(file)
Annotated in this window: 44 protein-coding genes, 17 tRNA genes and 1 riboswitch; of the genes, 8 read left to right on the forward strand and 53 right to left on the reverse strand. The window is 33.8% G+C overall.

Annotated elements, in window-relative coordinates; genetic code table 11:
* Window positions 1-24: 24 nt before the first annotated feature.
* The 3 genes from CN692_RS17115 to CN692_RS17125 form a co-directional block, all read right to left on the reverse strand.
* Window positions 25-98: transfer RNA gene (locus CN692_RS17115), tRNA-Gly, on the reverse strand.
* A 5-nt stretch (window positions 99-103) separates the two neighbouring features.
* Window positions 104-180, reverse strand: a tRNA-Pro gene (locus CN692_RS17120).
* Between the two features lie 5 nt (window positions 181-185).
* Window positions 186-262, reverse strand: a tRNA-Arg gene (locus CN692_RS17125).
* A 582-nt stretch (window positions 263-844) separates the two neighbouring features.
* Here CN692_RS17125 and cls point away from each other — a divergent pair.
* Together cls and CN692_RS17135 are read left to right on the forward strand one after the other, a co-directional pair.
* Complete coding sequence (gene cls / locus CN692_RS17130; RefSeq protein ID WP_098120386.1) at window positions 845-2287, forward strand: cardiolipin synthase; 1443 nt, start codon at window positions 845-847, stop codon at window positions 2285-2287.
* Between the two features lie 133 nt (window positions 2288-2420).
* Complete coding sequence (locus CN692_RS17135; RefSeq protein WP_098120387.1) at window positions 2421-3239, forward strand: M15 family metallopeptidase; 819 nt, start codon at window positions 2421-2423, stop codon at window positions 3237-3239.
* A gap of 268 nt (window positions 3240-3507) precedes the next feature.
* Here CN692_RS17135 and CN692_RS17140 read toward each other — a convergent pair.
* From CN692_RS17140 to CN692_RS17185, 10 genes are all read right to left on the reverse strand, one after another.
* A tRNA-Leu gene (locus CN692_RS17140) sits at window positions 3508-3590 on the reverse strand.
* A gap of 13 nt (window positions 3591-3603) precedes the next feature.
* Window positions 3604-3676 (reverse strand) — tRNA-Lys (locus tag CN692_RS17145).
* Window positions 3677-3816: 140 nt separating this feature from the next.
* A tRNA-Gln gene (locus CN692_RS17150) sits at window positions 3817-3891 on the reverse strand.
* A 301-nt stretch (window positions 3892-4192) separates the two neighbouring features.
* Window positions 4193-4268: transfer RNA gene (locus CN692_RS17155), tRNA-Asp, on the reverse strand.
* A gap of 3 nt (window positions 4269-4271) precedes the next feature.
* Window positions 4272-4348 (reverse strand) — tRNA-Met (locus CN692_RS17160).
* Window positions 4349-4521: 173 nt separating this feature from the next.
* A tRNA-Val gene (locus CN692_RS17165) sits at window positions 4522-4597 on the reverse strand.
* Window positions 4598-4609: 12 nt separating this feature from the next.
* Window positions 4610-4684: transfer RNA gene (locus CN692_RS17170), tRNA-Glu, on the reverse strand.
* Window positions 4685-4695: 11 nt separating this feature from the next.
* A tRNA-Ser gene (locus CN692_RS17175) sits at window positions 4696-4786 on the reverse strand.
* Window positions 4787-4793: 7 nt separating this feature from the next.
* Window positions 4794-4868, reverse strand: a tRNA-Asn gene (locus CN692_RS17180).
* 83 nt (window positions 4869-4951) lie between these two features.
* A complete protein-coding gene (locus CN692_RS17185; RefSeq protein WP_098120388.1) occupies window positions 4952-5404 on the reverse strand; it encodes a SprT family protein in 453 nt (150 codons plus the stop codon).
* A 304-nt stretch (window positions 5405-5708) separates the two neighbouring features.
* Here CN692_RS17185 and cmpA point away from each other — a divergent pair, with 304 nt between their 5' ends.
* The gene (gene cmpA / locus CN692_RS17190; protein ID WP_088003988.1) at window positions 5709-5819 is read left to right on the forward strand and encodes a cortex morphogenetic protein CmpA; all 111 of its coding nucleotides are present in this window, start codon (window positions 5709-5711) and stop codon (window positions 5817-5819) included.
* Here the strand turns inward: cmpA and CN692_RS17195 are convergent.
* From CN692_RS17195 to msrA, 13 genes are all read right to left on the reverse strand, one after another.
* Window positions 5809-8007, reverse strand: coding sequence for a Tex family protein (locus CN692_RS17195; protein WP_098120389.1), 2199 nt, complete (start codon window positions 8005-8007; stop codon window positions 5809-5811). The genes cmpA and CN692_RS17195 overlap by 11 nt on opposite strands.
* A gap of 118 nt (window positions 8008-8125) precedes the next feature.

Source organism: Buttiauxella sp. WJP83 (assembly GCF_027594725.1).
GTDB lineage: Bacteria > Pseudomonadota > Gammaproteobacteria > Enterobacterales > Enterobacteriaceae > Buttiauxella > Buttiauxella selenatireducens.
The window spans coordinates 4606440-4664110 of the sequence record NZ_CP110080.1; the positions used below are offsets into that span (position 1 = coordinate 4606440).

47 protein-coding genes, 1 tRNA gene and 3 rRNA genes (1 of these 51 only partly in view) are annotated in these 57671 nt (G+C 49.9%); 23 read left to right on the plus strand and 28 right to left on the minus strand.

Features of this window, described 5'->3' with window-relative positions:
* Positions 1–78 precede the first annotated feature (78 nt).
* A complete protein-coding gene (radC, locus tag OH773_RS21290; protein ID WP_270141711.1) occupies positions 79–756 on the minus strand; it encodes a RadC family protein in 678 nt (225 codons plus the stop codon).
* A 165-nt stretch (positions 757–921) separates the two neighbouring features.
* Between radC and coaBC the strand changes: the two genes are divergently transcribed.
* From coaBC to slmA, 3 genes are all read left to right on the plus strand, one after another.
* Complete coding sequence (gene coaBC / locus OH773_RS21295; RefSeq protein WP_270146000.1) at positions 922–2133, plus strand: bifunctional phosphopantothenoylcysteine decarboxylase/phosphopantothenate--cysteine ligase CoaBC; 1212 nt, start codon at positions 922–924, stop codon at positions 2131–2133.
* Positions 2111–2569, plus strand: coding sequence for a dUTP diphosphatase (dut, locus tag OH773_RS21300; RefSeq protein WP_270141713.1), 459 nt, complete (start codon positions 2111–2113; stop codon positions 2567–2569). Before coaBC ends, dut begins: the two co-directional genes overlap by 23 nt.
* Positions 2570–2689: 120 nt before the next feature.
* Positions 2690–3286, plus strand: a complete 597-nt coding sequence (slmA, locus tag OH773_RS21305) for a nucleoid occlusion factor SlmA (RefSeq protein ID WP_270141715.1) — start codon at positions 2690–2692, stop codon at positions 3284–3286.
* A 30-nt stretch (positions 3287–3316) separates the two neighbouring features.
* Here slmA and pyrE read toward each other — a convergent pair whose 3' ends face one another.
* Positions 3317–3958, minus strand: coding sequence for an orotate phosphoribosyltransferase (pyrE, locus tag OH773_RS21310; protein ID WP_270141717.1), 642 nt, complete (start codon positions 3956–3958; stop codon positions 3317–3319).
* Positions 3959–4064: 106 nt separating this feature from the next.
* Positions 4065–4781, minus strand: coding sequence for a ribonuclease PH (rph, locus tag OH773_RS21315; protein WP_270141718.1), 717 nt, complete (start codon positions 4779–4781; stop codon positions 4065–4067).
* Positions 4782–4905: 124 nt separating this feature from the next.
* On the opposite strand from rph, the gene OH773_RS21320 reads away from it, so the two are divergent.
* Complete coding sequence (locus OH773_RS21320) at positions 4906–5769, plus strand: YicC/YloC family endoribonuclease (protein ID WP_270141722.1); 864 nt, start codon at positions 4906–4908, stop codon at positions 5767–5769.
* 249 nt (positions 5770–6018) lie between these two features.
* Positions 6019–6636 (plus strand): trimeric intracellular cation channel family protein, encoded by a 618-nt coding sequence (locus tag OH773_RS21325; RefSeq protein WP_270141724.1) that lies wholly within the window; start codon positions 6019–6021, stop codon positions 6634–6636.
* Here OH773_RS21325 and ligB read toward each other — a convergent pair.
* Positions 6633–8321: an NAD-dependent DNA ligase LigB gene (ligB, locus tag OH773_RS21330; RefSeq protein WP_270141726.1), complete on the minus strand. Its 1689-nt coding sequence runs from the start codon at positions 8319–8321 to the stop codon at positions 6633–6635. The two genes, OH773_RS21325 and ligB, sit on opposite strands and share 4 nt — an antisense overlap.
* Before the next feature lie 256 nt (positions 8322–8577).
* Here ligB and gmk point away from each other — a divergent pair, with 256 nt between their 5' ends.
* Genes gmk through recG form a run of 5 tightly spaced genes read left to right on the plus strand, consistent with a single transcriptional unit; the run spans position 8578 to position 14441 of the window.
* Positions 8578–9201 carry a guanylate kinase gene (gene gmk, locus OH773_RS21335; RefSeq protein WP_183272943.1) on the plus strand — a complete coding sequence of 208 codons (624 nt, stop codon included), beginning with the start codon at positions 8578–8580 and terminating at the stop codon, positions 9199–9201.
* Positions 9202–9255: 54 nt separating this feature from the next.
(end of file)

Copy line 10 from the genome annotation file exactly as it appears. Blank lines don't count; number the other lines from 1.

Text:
* A 582-nt stretch (window positions 263-844) separates the two neighbouring features.